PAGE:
Think about snot. Gross, right? Have you ever seen someone look into his or her tissue after sneezing? You might have wondered what they were thinking. Why would anyone want to look at the icky mucus running out of his or her nose? Well, they may be onto something. It turns out that snot is a good measure of your health.
Snot may be just another nasty bodily function you wish would go away, but it actually has a greater purpose. The color, texture and thickness of your mucus can be an indicator of your health. It’s one way to tell during cold and flu season if your body has an infection, if you have allergies, and when it may be time to see a doctor.
The Importance of Mucus
Every day, our bodies produce up to 2 quarts of mucus—that’s a half-gallon, or about 8 cups worth! This moist film helps keep our nose, mouth and throat from drying out. It’s part of our body’s way of fighting off bacteria, viruses and infections, protecting our lungs and the rest of our body from contaminants such as dust, smoke, and harmful microbes.
According to Erich P. Voigt, M.D., associate professor in the department of otolaryngology at NYU Langone Medical Center, “normal snot (or nasal mucus) is filled with infection-fighting antibodies, which kill off pathogens we inhale before they have the chance to make us ill. Nasal mucus also moisturizes the air we breathe and regulates its temperature so it’s just right before entering our lungs.”
When we get sick, our mucus may change color or thicken, our nose tissue may become swollen or inflamed, we may have a stuffy or runny nose, or we may experience other upper respiratory-related discomfort.
Why is My Snot Green?
The color of our mucus is a good measure of how sick you may be. Read more below to find out what your snot is trying to tell you.
Clear mucus means you’re healthy.
Clear, runny mucus accompanied by itching and sneezing probably means you have seasonal allergies. If it lasts longer than three or four days, you may have an infection.
As an article in Health points out, “When we get sick with a cold or sinus infection, our bodies begin to produce more mucus than normal to double down on the viral or bacterial invaders.”
Red or pink mucus contains blood from broken blood vessels, which means you may be blowing your nose too hard.
Cloudy white mucus indicates the beginning of a cold, allergies, or dehydration. It’s important to rest and drink lots of water during this stage, making sure to support your body with immune support products, so it can fight off microbes.
Thick, yellow mucus means your immune system is fighting the early stages of a respiratory tract infection, and you may be experiencing congestion. It indicates a higher concentration of living and dead white blood cells hard at work battling a bug. It may be time to see your doctor.
Green mucus indicates an infection. The color is caused by the presence of a green enzyme called myeloperoxidase, which helps produce immune cells called neutrophils.
Darker gold mucus that is thick and sticky may indicate a fungal sinusitis caused by mold spores.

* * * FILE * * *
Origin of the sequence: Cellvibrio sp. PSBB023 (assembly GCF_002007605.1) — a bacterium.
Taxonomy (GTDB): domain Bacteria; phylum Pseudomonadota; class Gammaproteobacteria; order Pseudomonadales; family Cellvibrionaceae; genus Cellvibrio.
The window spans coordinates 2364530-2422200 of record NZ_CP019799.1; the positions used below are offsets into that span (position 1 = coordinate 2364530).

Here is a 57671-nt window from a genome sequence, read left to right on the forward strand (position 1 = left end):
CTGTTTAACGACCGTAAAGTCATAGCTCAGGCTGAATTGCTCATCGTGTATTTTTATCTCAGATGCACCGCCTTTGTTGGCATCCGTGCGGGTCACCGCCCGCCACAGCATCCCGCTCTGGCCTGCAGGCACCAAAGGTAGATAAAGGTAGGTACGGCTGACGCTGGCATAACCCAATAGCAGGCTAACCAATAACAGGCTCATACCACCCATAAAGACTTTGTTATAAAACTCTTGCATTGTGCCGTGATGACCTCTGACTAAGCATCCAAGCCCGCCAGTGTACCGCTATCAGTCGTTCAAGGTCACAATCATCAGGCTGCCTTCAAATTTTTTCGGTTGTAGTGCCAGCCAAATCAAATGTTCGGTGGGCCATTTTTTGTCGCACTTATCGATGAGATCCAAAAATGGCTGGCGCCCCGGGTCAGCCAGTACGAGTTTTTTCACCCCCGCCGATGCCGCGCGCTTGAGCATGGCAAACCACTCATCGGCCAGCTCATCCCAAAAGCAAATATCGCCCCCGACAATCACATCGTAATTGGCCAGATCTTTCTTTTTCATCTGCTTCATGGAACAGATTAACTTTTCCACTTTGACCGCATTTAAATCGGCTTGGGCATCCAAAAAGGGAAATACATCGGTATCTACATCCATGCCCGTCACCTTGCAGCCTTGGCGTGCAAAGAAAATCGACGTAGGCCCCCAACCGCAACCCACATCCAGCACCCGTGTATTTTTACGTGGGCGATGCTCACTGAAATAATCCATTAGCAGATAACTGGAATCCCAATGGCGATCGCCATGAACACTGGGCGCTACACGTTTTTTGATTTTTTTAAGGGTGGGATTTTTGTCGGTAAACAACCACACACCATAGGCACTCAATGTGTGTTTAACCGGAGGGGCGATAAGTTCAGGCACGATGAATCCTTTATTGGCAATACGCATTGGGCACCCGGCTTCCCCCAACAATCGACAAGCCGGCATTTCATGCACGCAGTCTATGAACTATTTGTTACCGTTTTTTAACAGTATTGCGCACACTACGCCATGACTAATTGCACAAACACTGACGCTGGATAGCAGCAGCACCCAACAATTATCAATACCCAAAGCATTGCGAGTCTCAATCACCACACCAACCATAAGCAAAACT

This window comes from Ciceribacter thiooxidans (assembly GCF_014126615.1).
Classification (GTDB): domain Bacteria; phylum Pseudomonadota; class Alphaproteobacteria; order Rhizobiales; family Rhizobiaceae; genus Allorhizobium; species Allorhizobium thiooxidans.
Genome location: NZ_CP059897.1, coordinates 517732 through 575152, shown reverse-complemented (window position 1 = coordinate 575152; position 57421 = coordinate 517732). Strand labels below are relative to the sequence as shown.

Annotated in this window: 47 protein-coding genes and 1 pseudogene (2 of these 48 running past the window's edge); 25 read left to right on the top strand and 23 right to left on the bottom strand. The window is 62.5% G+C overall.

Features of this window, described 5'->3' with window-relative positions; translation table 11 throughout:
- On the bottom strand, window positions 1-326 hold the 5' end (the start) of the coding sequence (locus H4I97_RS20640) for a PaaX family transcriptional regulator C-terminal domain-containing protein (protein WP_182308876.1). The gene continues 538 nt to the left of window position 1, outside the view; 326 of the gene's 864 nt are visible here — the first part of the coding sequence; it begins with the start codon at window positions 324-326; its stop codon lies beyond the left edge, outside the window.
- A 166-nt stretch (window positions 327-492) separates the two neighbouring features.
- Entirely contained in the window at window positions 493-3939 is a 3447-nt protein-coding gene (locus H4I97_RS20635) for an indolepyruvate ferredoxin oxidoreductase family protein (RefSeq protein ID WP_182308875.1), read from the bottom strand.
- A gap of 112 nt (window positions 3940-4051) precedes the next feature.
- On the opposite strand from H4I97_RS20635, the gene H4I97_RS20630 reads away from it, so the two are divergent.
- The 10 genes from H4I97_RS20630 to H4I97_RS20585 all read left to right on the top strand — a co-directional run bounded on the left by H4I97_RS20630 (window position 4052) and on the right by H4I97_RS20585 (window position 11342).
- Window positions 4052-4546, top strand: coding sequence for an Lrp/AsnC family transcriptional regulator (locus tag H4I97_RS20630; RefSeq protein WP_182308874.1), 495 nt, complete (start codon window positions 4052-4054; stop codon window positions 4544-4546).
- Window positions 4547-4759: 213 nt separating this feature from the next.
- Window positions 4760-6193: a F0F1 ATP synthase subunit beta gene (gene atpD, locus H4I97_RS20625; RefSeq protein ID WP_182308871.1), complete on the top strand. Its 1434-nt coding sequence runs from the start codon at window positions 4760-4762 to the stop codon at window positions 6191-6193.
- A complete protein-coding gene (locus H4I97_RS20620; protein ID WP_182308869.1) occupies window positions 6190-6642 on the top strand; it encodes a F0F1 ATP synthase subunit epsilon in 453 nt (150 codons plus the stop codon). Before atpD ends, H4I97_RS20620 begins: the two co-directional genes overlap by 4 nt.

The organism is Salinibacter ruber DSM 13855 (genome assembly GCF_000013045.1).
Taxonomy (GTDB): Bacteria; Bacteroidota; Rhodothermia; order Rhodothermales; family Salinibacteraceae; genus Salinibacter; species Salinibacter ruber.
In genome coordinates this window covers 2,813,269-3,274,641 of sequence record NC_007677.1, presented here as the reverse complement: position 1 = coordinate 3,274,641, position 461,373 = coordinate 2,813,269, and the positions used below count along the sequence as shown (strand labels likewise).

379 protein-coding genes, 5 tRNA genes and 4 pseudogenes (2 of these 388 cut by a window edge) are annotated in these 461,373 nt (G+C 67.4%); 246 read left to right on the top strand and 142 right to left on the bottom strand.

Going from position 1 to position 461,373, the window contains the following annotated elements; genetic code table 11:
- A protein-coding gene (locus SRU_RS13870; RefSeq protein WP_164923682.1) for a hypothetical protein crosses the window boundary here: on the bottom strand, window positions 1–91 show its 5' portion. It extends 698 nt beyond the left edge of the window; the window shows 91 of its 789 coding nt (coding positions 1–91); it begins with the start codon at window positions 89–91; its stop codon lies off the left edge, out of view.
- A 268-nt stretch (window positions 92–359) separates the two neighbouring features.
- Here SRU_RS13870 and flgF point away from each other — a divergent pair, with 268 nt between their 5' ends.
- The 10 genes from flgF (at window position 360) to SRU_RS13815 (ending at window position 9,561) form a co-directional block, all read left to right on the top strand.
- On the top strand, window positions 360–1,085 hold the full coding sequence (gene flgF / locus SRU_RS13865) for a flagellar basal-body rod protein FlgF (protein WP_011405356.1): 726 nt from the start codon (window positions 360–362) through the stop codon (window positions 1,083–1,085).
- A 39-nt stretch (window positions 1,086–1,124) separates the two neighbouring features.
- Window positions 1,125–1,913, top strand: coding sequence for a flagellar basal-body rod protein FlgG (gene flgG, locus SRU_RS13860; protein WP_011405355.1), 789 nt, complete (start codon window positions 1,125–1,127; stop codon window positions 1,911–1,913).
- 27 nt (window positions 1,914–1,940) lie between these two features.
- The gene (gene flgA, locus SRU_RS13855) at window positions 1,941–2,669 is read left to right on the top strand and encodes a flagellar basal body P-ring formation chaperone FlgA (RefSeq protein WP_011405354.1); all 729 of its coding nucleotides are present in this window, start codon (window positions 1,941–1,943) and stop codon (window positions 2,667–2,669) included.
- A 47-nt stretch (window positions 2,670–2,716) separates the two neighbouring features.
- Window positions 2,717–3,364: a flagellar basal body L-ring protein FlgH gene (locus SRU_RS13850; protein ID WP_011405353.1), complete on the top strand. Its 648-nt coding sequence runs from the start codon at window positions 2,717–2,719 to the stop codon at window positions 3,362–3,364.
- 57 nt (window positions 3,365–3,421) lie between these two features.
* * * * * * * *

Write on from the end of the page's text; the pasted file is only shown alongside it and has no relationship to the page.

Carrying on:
Black mucus could mean you may have inhaled dark-colored particles, like smoke from a fire or heavy exhaust, or you may have a chronic sinus or fungal infection. Don’t wait. It’s time to see your doctor!
Watch this video from The American Chemical Society and PBS for more tips!
Not Feeling Well? Try This.
If you’re not sure if you have allergies, a cold, or something else, there are many seasonal support products to get your health back on track, including dietary supplements, essential oils, and nasal rinsing systems to promote feelings of comfort during seasonal challenges.
Essential oils: Nasal inhalation-related aromatherapy products made with essential oils provide natural, temporary relief from minor symptoms of respiratory discomfort.
Herbal tea: Drinking lots of water and warm fluids such as calming herbal teas will help flush out and detox your body, while keeping you hydrated.
Humidifier: Keep the air in your home or office moist year-round with a humidifier to help your sinuses drain properly, especially during the winter when the heater is running constantly, or if you live in an arid climate such as the desert.
Indoor air quality: If you have allergies, it’s important to remove irritants from your home or office by vacuuming and dusting regularly, change out air filters at least every 60-90 days, and maintain indoor air quality.
Probiotics: If you get colds or infections often, you might consider that immune support begins in the gut. Taking a daily probiotic may help support a healthy gut, as well as immune health.
Saline nasal rinse, spray or neti pot: Use a sterile, drug-free nasal rinsing system, such as Nasaline from Squip, to wash away allergens, thin out mucus and provide temporary relief from symptoms associated with allergies, colds or the flu.
Seasonal relief: Sometimes the immune system overreacts to a substance it sees as harmful. To temporarily relieve these types of symptoms, try these natural seasonal relief options.
How do you stay healthy during year-round? Share your tips in our comments below!